“Unless you have other inspiring stories.” I had a full repertoire of such things, having spent years in the temple studying fables. A shame for my tutors that the moral teachings hadn’t stuck quite so well as the imagery.
“I would find silence more inspiring.”
So silence it was. I closed my eyes and tried to get some sleep. Not the easiest thing in the world, as the floor and walls were hard and smooth. I turned over a few times, all to no avail, and in the end settled on sitting upright, awake but as rested as I could be in the circumstances.
I must have drifted off at some point, for the next thing I was aware of was the room shaking. Jopra was already awake, and we both tried to no avail to steady ourselves with hands pressed against the walls and floor.
“We’re moving,” he said, rather unnecessarily.
“They must have loaded us onto a cart,” I said. “Or a boat.”
The room stopped moving as abruptly as it had started, and my heart slowed accordingly. It started pounding in swift order when there was a loud cracking noise from overhead. The ceiling of our prison slowly rose and light spilled in. For a moment it was blinding, all I could see was white brilliance, but slowly the dazzling brightness became bearable and I could see again.
Jopra screamed, a sound of pure horror, and I understood why.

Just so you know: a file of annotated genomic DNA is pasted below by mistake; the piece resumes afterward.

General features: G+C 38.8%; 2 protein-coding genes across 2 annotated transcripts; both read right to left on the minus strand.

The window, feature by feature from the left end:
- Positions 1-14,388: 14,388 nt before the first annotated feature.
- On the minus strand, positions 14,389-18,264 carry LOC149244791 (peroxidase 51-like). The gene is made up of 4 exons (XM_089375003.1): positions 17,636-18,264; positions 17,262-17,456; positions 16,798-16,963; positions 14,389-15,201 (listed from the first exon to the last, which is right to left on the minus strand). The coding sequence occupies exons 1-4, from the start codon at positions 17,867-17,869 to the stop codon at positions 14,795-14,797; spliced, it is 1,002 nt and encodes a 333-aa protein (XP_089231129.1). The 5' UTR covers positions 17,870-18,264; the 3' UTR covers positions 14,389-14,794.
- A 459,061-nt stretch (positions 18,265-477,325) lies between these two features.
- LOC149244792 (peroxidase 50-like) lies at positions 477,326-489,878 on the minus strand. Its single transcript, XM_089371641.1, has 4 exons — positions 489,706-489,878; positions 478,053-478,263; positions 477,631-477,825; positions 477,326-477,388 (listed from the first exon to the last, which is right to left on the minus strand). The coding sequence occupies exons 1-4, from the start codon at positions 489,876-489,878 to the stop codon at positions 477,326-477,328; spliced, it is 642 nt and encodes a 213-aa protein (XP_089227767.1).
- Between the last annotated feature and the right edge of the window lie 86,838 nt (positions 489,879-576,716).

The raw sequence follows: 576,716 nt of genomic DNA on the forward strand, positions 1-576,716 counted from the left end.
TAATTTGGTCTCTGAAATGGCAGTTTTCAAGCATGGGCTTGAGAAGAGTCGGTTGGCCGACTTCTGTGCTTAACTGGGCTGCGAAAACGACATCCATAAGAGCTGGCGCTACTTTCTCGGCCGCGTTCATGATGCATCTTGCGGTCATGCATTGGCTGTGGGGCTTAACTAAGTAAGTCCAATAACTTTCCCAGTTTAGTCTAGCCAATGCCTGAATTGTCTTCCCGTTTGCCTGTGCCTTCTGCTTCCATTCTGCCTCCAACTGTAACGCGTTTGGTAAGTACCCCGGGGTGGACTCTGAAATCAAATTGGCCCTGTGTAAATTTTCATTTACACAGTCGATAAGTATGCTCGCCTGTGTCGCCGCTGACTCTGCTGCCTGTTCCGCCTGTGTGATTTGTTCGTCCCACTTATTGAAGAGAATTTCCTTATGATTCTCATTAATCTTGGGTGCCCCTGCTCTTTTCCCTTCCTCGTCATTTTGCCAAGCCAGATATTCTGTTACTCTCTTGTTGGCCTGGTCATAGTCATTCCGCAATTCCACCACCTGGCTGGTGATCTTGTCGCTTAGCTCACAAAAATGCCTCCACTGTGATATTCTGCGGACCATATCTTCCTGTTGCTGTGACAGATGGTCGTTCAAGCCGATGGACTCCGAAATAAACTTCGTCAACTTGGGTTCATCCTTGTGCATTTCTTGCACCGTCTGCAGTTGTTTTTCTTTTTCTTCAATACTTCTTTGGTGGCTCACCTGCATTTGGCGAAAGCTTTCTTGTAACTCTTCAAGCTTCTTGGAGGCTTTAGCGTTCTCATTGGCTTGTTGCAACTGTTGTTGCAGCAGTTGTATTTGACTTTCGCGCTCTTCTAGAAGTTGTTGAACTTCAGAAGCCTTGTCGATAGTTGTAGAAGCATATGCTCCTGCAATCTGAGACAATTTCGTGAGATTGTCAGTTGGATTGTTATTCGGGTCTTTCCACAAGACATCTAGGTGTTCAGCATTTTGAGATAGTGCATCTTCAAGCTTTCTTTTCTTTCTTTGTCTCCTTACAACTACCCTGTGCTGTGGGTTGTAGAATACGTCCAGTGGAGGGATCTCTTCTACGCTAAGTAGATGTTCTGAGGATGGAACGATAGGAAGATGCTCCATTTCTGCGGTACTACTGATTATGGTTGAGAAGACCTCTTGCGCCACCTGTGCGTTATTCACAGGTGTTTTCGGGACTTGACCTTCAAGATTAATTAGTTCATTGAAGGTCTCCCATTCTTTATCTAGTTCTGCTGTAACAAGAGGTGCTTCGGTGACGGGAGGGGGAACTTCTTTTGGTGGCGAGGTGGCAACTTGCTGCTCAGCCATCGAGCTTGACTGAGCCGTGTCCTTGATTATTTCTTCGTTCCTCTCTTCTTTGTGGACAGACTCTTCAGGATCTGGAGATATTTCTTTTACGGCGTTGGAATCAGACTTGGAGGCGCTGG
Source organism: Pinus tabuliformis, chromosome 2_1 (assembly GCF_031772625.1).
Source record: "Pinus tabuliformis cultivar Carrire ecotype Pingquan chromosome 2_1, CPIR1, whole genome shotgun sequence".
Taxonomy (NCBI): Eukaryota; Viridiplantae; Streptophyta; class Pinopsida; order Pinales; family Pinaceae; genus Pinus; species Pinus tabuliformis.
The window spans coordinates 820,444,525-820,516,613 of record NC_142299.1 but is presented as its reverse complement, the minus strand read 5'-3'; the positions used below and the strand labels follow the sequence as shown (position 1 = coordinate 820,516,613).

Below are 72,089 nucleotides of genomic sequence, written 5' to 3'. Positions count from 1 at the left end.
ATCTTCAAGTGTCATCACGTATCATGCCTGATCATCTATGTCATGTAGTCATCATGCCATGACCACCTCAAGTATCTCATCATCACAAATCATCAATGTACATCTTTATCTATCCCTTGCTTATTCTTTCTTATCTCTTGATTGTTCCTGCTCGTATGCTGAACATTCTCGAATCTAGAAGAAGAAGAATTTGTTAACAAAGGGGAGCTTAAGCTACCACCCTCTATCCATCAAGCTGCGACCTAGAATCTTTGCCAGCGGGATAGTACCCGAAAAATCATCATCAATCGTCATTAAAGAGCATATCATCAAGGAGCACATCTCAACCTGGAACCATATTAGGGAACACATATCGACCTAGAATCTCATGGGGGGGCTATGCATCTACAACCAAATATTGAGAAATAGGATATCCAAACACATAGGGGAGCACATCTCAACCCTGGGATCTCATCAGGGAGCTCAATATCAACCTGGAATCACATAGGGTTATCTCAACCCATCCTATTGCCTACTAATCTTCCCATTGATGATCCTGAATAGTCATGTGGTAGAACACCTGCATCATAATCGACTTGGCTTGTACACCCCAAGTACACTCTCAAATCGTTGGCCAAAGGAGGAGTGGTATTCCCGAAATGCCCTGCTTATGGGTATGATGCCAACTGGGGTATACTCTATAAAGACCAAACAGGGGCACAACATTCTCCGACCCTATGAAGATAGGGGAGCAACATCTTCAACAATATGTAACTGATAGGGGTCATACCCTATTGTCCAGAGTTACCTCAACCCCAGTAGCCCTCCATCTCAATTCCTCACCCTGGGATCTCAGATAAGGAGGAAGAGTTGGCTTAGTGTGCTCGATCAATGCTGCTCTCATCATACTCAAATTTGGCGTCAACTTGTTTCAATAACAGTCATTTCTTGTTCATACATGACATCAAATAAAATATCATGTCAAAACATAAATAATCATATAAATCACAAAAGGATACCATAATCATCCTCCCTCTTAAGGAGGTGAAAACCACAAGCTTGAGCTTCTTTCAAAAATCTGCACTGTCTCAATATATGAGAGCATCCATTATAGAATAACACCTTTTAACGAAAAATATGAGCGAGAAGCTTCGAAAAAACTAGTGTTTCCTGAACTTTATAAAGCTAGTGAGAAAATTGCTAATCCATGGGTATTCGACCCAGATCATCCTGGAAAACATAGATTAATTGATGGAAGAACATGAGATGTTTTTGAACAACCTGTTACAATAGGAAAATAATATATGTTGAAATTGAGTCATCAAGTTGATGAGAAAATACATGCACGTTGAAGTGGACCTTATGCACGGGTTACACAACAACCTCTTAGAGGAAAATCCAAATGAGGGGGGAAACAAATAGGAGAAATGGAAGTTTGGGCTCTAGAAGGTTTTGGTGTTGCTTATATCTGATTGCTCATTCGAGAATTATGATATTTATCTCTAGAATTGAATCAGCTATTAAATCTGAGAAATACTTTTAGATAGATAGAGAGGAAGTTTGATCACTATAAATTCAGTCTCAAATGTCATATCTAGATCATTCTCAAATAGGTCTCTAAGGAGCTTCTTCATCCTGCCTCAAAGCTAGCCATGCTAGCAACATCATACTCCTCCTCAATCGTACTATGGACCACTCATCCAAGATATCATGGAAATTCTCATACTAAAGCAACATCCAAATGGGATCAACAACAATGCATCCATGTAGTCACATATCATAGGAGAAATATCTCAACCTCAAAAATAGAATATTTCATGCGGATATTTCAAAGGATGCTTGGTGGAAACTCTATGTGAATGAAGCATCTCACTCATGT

I was looking at an eye. A human eye, impossibly big, and set in a wrinkled face to the same scale. The giant’s face smiled and pulled away, and it was then that I recognised him. The Prime Scholar.
“How are faring little thieves?” he asked. His voice was not the booming I had expected, but it sounded as though he was standing next to me. “I trust we’re getting comfortable?”
“What have you done?” I shouted.
“Well,” he said, as if he were being perfectly reasonable. “You came to steal my magics, so I thought I’d give you a free taste. A little bit of shrinking, you see. I don’t have the time to manage prisoners. But, I have always fancied having some pets.” His smile broadened. “Don’t worry, I’ll keep you fed and watered. In fact, I’ll get some food for you right now. Don’t go anywhere.”
The Prime Scholar laughed as he slid the lid of our prison back into place.